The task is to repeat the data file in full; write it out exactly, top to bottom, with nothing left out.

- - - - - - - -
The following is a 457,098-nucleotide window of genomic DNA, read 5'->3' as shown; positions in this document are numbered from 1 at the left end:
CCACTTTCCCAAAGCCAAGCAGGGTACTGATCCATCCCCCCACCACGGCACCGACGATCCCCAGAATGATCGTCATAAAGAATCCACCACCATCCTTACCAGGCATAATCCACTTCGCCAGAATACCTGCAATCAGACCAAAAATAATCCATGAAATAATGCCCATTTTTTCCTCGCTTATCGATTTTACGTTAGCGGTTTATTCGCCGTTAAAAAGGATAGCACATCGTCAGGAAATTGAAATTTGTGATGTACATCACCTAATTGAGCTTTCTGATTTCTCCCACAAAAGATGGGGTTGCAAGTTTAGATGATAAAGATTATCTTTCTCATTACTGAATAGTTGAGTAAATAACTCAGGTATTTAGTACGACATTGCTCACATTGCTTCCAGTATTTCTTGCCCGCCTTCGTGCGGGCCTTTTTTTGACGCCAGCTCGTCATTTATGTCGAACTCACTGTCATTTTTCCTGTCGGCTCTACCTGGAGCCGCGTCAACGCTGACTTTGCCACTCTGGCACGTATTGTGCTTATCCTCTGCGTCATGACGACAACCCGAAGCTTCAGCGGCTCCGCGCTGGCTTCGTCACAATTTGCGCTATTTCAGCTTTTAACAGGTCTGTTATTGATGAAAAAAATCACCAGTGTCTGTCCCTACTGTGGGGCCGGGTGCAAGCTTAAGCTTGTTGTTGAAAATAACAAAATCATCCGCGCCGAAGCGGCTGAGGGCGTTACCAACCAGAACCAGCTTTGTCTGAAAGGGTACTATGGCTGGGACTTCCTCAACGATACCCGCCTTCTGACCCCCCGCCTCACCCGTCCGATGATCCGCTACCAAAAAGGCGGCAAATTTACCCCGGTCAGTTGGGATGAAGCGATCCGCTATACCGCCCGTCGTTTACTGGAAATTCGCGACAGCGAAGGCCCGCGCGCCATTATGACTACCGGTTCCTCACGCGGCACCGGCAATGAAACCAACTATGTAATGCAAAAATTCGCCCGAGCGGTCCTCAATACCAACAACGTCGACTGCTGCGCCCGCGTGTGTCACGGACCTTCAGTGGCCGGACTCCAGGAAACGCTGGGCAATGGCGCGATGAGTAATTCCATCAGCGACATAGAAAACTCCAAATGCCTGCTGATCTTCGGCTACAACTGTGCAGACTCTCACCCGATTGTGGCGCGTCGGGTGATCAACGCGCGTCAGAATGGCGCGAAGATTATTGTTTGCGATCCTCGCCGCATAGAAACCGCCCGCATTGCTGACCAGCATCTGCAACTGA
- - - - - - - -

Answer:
The following is a 457,098-nucleotide window of genomic DNA, read 5'->3' as shown; positions in this document are numbered from 1 at the left end:
CCACTTTCCCAAAGCCAAGCAGGGTACTGATCCATCCCCCCACCACGGCACCGACGATCCCCAGAATGATCGTCATAAAGAATCCACCACCATCCTTACCAGGCATAATCCACTTCGCCAGAATACCTGCAATCAGACCAAAAATAATCCATGAAATAATGCCCATTTTTTCCTCGCTTATCGATTTTACGTTAGCGGTTTATTCGCCGTTAAAAAGGATAGCACATCGTCAGGAAATTGAAATTTGTGATGTACATCACCTAATTGAGCTTTCTGATTTCTCCCACAAAAGATGGGGTTGCAAGTTTAGATGATAAAGATTATCTTTCTCATTACTGAATAGTTGAGTAAATAACTCAGGTATTTAGTACGACATTGCTCACATTGCTTCCAGTATTTCTTGCCCGCCTTCGTGCGGGCCTTTTTTTGACGCCAGCTCGTCATTTATGTCGAACTCACTGTCATTTTTCCTGTCGGCTCTACCTGGAGCCGCGTCAACGCTGACTTTGCCACTCTGGCACGTATTGTGCTTATCCTCTGCGTCATGACGACAACCCGAAGCTTCAGCGGCTCCGCGCTGGCTTCGTCACAATTTGCGCTATTTCAGCTTTTAACAGGTCTGTTATTGATGAAAAAAATCACCAGTGTCTGTCCCTACTGTGGGGCCGGGTGCAAGCTTAAGCTTGTTGTTGAAAATAACAAAATCATCCGCGCCGAAGCGGCTGAGGGCGTTACCAACCAGAACCAGCTTTGTCTGAAAGGGTACTATGGCTGGGACTTCCTCAACGATACCCGCCTTCTGACCCCCCGCCTCACCCGTCCGATGATCCGCTACCAAAAAGGCGGCAAATTTACCCCGGTCAGTTGGGATGAAGCGATCCGCTATACCGCCCGTCGTTTACTGGAAATTCGCGACAGCGAAGGCCCGCGCGCCATTATGACTACCGGTTCCTCACGCGGCACCGGCAATGAAACCAACTATGTAATGCAAAAATTCGCCCGAGCGGTCCTCAATACCAACAACGTCGACTGCTGCGCCCGCGTGTGTCACGGACCTTCAGTGGCCGGACTCCAGGAAACGCTGGGCAATGGCGCGATGAGTAATTCCATCAGCGACATAGAAAACTCCAAATGCCTGCTGATCTTCGGCTACAACTGTGCAGACTCTCACCCGATTGTGGCGCGTCGGGTGATCAACGCGCGTCAGAATGGCGCGAAGATTATTGTTTGCGATCCTCGCCGCATAGAAACCGCCCGCATTGCTGACCAGCATCTGCAACTGA